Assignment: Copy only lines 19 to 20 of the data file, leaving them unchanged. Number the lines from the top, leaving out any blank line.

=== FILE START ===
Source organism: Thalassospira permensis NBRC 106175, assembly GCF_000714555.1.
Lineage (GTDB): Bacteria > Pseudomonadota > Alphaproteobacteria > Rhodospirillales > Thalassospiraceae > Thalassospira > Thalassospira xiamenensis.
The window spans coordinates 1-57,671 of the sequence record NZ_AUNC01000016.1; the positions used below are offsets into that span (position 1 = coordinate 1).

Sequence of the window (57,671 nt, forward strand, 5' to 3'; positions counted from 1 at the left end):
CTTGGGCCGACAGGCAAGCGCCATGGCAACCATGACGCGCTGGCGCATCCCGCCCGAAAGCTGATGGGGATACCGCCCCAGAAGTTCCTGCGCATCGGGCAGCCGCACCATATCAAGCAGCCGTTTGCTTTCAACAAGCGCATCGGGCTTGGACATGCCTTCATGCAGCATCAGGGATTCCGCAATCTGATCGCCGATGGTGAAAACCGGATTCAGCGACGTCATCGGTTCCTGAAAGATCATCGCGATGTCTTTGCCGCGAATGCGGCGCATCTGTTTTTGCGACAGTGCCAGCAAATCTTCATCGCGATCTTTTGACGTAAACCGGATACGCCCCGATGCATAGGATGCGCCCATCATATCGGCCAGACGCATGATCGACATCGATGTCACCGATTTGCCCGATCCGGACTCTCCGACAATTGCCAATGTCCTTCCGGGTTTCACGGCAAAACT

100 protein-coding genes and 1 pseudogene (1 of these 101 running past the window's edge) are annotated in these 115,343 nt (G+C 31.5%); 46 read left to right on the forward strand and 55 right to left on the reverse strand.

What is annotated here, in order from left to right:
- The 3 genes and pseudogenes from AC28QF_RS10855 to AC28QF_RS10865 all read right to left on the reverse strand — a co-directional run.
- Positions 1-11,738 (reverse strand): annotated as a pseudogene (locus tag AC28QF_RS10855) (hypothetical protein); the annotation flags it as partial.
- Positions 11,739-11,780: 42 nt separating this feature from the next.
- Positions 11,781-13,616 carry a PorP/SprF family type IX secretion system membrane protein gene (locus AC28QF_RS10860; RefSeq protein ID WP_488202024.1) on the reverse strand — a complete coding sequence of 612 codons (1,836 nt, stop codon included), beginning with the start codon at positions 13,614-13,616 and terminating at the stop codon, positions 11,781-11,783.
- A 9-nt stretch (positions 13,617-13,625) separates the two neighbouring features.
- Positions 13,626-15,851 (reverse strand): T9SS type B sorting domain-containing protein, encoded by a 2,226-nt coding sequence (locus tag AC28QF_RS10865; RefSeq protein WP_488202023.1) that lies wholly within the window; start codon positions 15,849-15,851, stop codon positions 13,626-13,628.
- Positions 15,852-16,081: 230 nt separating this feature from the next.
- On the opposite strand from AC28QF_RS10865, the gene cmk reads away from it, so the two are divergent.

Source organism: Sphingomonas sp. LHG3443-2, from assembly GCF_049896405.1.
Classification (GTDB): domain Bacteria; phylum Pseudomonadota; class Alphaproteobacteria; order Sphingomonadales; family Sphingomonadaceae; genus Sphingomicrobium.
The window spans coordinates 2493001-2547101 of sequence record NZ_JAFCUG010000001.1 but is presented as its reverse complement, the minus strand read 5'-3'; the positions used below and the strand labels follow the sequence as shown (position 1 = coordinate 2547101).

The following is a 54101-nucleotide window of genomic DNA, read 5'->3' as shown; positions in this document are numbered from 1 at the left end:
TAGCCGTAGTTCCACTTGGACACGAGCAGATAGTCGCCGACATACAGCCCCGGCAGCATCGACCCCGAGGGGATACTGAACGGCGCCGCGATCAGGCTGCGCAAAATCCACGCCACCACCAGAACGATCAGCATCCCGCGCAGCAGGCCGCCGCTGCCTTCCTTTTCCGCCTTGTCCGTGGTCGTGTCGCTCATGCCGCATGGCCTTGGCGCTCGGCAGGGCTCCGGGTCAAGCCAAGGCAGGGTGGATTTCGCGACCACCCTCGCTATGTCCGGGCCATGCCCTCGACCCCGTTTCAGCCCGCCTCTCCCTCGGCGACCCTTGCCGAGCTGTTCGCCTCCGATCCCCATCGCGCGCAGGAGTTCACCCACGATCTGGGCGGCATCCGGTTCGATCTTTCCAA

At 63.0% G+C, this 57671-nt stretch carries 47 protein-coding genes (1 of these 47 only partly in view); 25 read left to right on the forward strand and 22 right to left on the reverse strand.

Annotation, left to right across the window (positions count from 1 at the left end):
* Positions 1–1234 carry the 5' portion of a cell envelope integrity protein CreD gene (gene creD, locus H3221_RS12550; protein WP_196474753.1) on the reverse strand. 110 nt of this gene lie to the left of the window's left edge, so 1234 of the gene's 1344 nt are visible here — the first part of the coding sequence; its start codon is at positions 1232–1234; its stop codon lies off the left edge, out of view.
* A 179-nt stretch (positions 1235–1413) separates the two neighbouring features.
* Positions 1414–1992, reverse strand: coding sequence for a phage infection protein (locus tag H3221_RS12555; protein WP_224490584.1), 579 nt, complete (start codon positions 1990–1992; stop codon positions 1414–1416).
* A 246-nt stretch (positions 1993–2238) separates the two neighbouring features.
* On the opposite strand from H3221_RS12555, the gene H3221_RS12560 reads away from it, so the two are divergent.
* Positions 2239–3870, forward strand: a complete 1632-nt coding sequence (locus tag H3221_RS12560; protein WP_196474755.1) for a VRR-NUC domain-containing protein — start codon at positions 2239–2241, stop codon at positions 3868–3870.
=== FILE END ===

The following is a 54101-nucleotide window of genomic DNA, read 5'->3' as shown; positions in this document are numbered from 1 at the left end:
TAGCCGTAGTTCCACTTGGACACGAGCAGATAGTCGCCGACATACAGCCCCGGCAGCATCGACCCCGAGGGGATACTGAACGGCGCCGCGATCAGGCTGCGCAAAATCCACGCCACCACCAGAACGATCAGCATCCCGCGCAGCAGGCCGCCGCTGCCTTCCTTTTCCGCCTTGTCCGTGGTCGTGTCGCTCATGCCGCATGGCCTTGGCGCTCGGCAGGGCTCCGGGTCAAGCCAAGGCAGGGTGGATTTCGCGACCACCCTCGCTATGTCCGGGCCATGCCCTCGACCCCGTTTCAGCCCGCCTCTCCCTCGGCGACCCTTGCCGAGCTGTTCGCCTCCGATCCCCATCGCGCGCAGGAGTTCACCCACGATCTGGGCGGCATCCGGTTCGATCTTTCCAA